Professor Grisinger provided a guide to understanding what happened next in her own comment on a panel on the previous day of the meeting: “independent commissions were not outside the political realm, just differently situated within it.” Law was not much of a barrier: the CAB’s rules on intervention and participation were quite generous. Politics was. Before the civil rights, consumer, and environmental movements who saw in the regulatory commissions potentially promising fora for pressing their causes, collective action problems (such as free riders) kept consumers of air travel, who paid the distributed costs of cost-plus pricing, from organizing. The airlines and airline unions, who enjoyed the concentrated benefits of price-and-entry regulation, got what they wanted. The particularistic logic of political parties kept one potential set of friends in high places, congressmen and -women, from uniting behind price competition.
As Professor Grisinger extends and revises her paper, I expect she will draw even more expressly upon the political history of the Sixties and Seventies in explaining why a new set of spears and shaftless spearheads descended on the CAB and what happened when they did. The pre-conference version of the paper Professor Grisinger circulated developed the point for civil rights advocates seeking to integrate airports and anti-apartheid activists who, well before their cause won much popular recognition, saw in the CAB’s approval of a South African Airlines route to Johannesburg a chance to highlight the United States’ complicity in apartheid when presidents and the State Department would have preferred them to keep quiet. But because of changes within Congress, they found a new friend in the chair of the Subcommittee on Africa of the House Committee on Foreign Affairs and such of its liberal members as John C. Culver (a hallowed name for an Iowan like me, especially in these benighted times). At the meeting, Professor Grisinger also discussed environmentalists, who had a new friend in high places in the EPA. Finally, I wondered, in light of Shimp’s unhappy experience with the CWA and AFL-CIO, what stance, if any, the airline unions took on these interventions.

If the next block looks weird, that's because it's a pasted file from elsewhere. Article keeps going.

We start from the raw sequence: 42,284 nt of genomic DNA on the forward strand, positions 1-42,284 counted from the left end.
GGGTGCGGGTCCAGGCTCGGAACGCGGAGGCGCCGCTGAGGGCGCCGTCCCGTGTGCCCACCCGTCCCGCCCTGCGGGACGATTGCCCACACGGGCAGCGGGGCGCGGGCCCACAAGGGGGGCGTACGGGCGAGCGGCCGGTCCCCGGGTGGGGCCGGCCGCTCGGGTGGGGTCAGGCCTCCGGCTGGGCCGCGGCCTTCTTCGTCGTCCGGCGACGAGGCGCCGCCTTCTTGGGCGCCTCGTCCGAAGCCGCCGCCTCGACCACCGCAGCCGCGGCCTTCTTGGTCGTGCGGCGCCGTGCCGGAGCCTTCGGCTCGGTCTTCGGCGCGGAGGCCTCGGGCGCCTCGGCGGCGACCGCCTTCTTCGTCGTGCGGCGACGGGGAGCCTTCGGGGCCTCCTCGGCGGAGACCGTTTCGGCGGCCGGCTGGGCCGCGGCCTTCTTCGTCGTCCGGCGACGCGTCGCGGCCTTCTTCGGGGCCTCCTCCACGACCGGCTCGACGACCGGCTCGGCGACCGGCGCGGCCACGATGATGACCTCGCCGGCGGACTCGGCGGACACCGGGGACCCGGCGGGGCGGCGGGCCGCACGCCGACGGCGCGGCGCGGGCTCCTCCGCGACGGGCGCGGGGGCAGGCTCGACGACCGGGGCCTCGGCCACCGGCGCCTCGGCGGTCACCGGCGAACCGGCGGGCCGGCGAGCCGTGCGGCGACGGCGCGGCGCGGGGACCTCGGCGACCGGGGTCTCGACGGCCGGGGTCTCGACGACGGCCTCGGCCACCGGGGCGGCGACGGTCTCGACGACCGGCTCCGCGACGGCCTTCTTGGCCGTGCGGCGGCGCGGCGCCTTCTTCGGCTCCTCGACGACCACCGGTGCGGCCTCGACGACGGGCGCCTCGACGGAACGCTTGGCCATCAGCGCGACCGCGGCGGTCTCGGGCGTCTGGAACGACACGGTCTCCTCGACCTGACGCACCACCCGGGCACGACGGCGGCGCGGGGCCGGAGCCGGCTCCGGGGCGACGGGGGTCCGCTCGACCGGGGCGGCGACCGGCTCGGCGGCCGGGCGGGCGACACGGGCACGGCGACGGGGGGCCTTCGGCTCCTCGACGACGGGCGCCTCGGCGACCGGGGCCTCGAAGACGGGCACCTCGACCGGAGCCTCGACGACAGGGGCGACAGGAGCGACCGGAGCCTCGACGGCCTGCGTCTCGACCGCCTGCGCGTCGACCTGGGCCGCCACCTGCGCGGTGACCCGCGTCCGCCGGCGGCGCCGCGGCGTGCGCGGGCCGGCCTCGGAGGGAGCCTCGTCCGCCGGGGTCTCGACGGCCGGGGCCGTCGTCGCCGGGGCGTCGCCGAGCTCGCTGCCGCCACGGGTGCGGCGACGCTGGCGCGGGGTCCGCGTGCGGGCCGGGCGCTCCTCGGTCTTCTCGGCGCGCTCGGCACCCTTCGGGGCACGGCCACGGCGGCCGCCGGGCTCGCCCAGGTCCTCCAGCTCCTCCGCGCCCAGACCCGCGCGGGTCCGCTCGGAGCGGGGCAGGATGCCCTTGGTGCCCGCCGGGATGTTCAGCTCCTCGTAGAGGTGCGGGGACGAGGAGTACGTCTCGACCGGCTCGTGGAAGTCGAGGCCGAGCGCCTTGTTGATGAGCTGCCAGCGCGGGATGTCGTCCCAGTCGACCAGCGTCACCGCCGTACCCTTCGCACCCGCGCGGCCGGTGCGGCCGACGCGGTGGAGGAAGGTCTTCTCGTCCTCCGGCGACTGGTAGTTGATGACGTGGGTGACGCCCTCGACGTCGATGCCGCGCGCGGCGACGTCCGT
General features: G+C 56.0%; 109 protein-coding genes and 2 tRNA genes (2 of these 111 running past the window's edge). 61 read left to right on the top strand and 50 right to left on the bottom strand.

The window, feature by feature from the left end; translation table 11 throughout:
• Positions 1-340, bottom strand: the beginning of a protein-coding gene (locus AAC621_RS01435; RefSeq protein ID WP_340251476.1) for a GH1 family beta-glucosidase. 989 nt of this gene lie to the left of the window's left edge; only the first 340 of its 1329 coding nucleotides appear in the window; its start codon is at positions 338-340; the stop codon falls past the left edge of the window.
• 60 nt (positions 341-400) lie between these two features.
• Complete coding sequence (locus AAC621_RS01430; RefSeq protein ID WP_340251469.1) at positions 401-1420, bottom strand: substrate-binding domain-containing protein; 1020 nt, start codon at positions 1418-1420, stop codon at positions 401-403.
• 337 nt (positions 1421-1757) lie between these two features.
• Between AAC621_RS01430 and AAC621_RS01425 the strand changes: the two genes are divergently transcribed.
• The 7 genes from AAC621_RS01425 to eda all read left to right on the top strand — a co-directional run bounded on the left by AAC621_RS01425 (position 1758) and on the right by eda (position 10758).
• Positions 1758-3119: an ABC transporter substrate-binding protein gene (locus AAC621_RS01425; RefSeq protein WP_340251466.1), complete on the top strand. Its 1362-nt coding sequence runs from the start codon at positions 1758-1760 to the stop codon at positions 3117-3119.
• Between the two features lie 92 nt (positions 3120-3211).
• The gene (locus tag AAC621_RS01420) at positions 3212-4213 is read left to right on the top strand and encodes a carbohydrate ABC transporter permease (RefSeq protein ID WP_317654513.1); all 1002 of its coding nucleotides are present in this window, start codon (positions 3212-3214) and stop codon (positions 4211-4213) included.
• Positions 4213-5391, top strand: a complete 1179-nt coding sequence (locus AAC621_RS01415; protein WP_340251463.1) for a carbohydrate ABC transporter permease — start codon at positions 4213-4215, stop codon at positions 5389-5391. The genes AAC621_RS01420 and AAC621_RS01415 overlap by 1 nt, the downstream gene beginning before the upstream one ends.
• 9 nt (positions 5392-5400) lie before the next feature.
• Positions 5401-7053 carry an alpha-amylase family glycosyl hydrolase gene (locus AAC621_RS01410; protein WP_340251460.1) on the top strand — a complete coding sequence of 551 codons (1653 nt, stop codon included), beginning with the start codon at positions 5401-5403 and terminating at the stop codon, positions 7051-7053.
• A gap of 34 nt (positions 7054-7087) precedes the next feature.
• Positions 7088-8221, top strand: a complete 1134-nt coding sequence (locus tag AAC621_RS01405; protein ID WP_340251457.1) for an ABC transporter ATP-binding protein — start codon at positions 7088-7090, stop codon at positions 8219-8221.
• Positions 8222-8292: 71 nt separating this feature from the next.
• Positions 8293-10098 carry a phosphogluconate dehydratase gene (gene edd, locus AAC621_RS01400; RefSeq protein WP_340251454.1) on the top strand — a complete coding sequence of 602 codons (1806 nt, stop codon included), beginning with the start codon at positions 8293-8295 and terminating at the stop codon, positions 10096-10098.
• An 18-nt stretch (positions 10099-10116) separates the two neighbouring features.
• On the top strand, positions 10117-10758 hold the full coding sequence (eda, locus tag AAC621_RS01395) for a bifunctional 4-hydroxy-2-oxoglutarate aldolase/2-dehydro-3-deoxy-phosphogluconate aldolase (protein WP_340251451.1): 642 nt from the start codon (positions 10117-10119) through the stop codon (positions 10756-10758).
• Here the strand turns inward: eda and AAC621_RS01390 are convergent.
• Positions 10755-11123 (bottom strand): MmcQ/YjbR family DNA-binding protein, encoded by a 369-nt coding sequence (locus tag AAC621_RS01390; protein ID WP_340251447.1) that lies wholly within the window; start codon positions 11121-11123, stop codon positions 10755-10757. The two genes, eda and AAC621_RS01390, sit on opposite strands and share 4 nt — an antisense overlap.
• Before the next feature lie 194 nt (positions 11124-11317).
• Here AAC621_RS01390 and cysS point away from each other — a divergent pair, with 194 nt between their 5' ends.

Members of the audience made their own helpful contributions to the panel. Professor Sam Erman’s invitation to have the papergivers comment on the different roles lawyers played in their papers was particularly fruitful. The resulting discussion, including another audience member’s observation that many lawyers, such as his father, a Regional Price Attorney for the Office of Price Administration, worked in wartime agencies less to advance political beliefs than to do their part when they couldn’t wear the uniform, made me wonder whether I had potentially wrong-footed Professor Muller by suggesting that he envision the Project Attorneys wearing their government lawyer hat, the one that made them most resemble New Deal lawyers. The city attorney hat might have fitted them better. I was reminded not only of another OPA lawyer but also of my father’s generation of lawyers more-or-less running my hometown in casual exchanges over lunch in a greasy spoon in the basement of an office building in Dubuque, Iowa.